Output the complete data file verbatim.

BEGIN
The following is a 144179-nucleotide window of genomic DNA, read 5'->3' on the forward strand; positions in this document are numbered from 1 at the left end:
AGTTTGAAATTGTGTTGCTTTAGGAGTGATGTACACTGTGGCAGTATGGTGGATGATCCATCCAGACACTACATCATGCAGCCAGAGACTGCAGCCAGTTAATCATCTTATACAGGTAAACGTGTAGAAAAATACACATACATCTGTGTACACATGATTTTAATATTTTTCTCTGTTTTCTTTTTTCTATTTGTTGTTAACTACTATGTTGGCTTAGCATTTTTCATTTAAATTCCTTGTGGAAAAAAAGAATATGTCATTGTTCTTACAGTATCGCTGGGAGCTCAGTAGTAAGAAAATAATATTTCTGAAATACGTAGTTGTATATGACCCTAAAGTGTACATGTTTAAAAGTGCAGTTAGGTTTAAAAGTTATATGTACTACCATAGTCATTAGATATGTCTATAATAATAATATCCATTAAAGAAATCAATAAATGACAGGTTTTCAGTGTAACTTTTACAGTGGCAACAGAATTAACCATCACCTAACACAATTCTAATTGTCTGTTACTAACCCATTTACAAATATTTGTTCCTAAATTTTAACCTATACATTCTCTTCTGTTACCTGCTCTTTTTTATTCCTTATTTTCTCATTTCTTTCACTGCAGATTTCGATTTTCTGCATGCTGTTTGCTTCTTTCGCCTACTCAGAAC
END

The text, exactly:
The following is a 144179-nucleotide window of genomic DNA, read 5'->3' on the forward strand; positions in this document are numbered from 1 at the left end:
AGTTTGAAATTGTGTTGCTTTAGGAGTGATGTACACTGTGGCAGTATGGTGGATGATCCATCCAGACACTACATCATGCAGCCAGAGACTGCAGCCAGTTAATCATCTTATACAGGTAAACGTGTAGAAAAATACACATACATCTGTGTACACATGATTTTAATATTTTTCTCTGTTTTCTTTTTTCTATTTGTTGTTAACTACTATGTTGGCTTAGCATTTTTCATTTAAATTCCTTGTGGAAAAAAAGAATATGTCATTGTTCTTACAGTATCGCTGGGAGCTCAGTAGTAAGAAAATAATATTTCTGAAATACGTAGTTGTATATGACCCTAAAGTGTACATGTTTAAAAGTGCAGTTAGGTTTAAAAGTTATATGTACTACCATAGTCATTAGATATGTCTATAATAATAATATCCATTAAAGAAATCAATAAATGACAGGTTTTCAGTGTAACTTTTACAGTGGCAACAGAATTAACCATCACCTAACACAATTCTAATTGTCTGTTACTAACCCATTTACAAATATTTGTTCCTAAATTTTAACCTATACATTCTCTTCTGTTACCTGCTCTTTTTTATTCCTTATTTTCTCATTTCTTTCACTGCAGATTTCGATTTTCTGCATGCTGTTTGCTTCTTTCGCCTACTCAGAAC